deer lay

White Tail Deer lay

There were many more opportunities during the weekend to sus out tracks, to tangle with strides and pace, to dance left or right foot and front or back, to read that the rabbit leaped away or where the deer rested in the sand. Gopher mounds versus javalina rootings. A branch chewed off by small teeth and scrapes on branches by young antlers.

 

Stories upon stories told by tracks and scats and sign.  Learn to read the sign to read the stories.  Look around.  Expand my view.  Go from ground level, nose a few inches above the soil, to circling the sign, to searching the surrounding landscape to get the bigger picture.

This is what I learned in an advanced tracking workshop.  I thought I knew a little bit about tracking – emphasis on “a little bit.”  I spent a weekend getting tested and evaluated.  Whether I passed or not wasn’t my concern (I did), and how I would manage without my tracking book (that was the hardest constraint to master).   What I learned was, first: what I don’t know.  Then to listen, watch, absorb, sort and remember.

Casey- racoon track morphology

Racoon on the Gila

When the rain comes…

Jay on Oak.2-17-18

Scrub Jay on Scrub Oak

Here in the ecological intersection between high desert, pinion-juniper and coniferous forests, sitting on the Continental Divide, people speak of “moisture.”  As in: “we sure need some moisture, it’s so dry.”  We welcome any kind of moisture–rain, snow, heavy fog.  Well, perhaps not fog, since it does nothing more than wet the leaves and leave garlands of itself girdling the mountains.  When it rains, this is the only place I know where we all run OUTSIDE to stand under the falling drops, faces tilted upward.

Golden Oak.2-17-18When the rain comes in late winter-early spring, the gray or scrub oaks turn golden brown and begin to drop their leaves. Gray/scrub oaks do not shed in the fall like  respectable deciduous trees in the East. Oak leaves hang on green until a little spring rain triggers the growth cycle of new buds, causing the old leaves to color, dry and fall away.  When we moved here, I learned quickly how both flora and fauna are rain-dependent; both time their reproduction cycles to the season most likely to provide moisture and food to sustain the next generation.

Grasses after rain.2-17-18There is a feast of colors when the rain comes. Rain intensifies colors in amazing ways.  Maybe that’s true everywhere and I just never noticed before.  Dry fields of grass just look like…well, grass!  Various shades of tan.  Nothing particularly exciting on the color palate.  After a couple of days of gentle rain, grasses show true colors of gold, gray, gray-green, and most particularly, red.

 

Wet lichen.2-17-18

 

 

Complementing the rainbow of grasses, wet lichens become emerald jewels against the rough bark of pinion trees and branches.

 

 

 

Fragrance of juniper.2-17-18The rain frees a fragrance that is unique to the Southwest.  You catch it the moment you step outside anytime there’s been enough of a sprinkle to wet the leaves.  After a steady farmer’s rain,  the air is sharply saturated.  Follow your nose to a halo of scent.  If it were visible, it would be a shimmering ether; even not visible it permeates the atmosphere, intoxicating.  More than ozone, here, it is literally the smell of rain: the Juniper tree.

 

 

 

 

With this rain event, we have received an average across the area of 2 inches, a hopeful sign where we worry about the threat of summer wild fires.  I stand outside and soak in the moisture; I walk and look and breathe.

 

On Twin Sisters Creek

Twin Sisters_

Twin Sisters in the background

Three people striding along, hiking poles marking their yards.  Two helmeted men pass on mountain bikes, as I pull Pumpkin off to the side.  Greetings exchanged, I recognize one of the riders: Happy Sunday, we smile.  Pumpkin insists on a bit of a gopher hunt, off in the grass.  Something over there is unseen but smelled, heard; she stops on point, ears forward.  C’mon, Pumpkin, here’up, pup.  At the intersection of trails, here is a couple with a small canine, pick-up-able.  “Which way are you going? I’ll take that way.” A jogger with her dog,  on leash but curious.  She pauses and the dogs’ noses touch briefly; a bit of Labrador in both, hers black, mine mahogany.  Another mountain biker, slowly negotiating the narrow trail through the grasses and across the stony stream bed.  Move Pumpkin into the weeds on the side and receive a grateful nod.  She’s off again on a nose-hunt.  Pushing through the grass, snuffling, stopping to sneeze out the dust.  Through two gates and a couple of miles down the trail, we come to our turn-around point.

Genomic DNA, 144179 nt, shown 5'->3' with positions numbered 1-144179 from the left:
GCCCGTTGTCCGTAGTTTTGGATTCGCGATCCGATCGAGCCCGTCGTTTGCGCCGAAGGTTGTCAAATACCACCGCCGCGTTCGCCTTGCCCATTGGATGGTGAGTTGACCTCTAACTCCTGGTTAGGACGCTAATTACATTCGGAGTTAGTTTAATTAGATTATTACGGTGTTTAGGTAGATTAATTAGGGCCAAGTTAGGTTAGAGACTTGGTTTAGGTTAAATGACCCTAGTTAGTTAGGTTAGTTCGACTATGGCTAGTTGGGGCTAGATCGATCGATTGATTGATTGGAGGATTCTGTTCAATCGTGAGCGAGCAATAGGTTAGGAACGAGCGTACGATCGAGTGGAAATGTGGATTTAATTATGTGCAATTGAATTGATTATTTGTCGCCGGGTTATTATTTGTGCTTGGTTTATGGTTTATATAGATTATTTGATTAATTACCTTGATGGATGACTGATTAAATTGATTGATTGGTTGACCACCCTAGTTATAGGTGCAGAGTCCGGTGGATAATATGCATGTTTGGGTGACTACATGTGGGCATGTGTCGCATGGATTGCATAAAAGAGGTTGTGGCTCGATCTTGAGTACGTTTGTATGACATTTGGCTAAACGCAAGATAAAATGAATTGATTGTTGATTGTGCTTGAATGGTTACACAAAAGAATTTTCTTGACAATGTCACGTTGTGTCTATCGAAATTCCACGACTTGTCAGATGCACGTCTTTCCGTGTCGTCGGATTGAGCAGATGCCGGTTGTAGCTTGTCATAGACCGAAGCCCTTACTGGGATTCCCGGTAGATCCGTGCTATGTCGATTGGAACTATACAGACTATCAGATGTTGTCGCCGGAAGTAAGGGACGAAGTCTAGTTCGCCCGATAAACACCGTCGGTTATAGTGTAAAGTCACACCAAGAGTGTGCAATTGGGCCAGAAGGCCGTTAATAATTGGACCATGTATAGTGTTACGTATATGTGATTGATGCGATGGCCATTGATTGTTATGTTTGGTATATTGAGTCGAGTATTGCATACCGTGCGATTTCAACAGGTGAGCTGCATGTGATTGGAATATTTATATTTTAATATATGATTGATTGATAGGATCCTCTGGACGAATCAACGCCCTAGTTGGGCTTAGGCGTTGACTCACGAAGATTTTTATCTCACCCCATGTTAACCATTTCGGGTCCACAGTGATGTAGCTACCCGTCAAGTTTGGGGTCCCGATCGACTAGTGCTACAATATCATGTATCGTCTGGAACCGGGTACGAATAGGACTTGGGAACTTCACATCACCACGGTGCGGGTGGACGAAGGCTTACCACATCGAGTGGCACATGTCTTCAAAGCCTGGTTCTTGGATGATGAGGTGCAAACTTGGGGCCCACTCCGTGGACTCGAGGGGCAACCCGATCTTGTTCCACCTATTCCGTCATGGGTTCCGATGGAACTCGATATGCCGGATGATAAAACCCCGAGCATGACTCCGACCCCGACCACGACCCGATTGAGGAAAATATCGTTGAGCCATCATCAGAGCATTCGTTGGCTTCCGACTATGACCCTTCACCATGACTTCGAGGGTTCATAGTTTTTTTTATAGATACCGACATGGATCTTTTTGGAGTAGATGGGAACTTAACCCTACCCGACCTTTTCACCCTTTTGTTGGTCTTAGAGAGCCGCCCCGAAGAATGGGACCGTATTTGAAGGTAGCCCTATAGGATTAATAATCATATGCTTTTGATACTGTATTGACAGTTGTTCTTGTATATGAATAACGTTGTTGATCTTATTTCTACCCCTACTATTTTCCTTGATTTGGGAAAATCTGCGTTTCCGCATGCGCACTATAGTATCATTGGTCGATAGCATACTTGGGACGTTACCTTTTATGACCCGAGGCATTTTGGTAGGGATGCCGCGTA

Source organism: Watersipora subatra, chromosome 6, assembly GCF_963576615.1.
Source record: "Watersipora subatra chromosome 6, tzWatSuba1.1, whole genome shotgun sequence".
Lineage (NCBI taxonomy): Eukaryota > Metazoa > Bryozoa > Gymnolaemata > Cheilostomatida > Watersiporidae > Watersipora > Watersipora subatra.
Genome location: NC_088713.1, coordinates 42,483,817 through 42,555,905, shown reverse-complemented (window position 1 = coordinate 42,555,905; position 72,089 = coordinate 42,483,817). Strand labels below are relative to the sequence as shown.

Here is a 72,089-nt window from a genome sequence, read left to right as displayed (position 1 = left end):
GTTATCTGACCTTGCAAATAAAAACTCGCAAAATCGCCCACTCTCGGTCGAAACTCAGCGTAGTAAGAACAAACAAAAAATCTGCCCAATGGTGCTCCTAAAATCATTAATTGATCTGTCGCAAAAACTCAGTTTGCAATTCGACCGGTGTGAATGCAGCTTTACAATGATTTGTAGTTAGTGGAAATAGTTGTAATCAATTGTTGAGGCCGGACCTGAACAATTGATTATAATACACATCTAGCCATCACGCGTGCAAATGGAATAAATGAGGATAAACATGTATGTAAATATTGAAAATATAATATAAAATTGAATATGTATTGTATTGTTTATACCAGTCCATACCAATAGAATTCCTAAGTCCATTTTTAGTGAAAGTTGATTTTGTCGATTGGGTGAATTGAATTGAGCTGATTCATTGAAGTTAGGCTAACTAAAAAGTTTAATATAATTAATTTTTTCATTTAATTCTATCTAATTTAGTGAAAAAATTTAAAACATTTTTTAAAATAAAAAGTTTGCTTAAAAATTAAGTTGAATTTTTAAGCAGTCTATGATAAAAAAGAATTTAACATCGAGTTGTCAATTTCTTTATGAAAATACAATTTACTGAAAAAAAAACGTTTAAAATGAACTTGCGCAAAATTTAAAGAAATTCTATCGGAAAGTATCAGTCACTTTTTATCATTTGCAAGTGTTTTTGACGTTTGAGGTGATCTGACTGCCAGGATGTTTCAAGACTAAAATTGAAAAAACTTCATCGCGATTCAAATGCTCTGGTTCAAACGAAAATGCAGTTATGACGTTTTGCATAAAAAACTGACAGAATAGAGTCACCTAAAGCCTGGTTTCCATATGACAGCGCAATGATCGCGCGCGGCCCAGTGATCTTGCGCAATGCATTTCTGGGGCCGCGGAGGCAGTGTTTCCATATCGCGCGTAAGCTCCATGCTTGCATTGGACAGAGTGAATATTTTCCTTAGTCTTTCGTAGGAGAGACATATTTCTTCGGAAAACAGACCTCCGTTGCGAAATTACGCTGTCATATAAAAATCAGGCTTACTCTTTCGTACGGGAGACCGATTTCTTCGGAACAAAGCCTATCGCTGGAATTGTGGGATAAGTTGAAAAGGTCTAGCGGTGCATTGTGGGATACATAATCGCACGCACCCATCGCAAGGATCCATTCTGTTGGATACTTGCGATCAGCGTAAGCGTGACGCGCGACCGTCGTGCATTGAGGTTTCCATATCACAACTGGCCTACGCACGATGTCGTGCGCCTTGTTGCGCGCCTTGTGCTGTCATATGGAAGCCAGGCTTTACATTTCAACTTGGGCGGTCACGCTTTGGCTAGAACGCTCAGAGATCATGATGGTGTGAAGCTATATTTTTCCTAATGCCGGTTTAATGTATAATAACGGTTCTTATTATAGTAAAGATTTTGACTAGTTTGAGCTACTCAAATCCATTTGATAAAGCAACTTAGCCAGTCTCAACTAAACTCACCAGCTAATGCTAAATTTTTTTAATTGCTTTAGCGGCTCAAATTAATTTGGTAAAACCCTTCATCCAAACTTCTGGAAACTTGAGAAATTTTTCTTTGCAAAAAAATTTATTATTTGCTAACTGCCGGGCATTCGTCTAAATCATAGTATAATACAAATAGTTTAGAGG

Target Practice.Ft BayardThis old metal frame is another bit of  Fort Bayard history.  According to my historian friend from our Tuesday hiking group, this frame was in the service of target practice for the Buffalo Soldiers.  Behind the frame is a bit of hill embedded with wooden boards that served as the backstop for the balls that pierced either the targets or with poorer aim, the metal frame itself.

On our way back to the trailhead, we are passed by yet two more bikers, these with a dog off leash, panting along in pace with them.  The dog hesitates slightly at sight of Pumpkin but keeps moving in response to the demand of the bikers.

We encounter a hiker unfamiliar with this trail.  Once I’ve told him where the trail goes and where it intersects with trails more familiar, we chat for several minutes.  Knees, hips and legs — an organ recital typical of folks our age; a touch on politics, just enough to admit that he is Libertarian and tends to avoid political discussions (altho he brought it up) and an avowed tree-hugger (me, since he mentioned having a few as friends).  Actually I just wanted to make sure he knew what specific topics to avoid as he avoided the general topic of politics.  3.7 miles later, we were back at the truck, sharing a granola bar.

It was a beautiful Sunday as so many of our days are, here in the high desert of the Southwest.  It was a good day to be on a trail along a creek lined with magnificent old cottonwoods, with the Twin Sisters in the distance in one direction, and the Stars and Stripes flying over the veterans cemetery, visible just over the ridge, on the grounds of the old fort.  Our public lands.  We are healthier, physically, emotionally, spiritually because those lands exist, because we can hike them, hunt them, bike them, bird them.  It’s a fact!

Wagon Ruts of Ft Bayard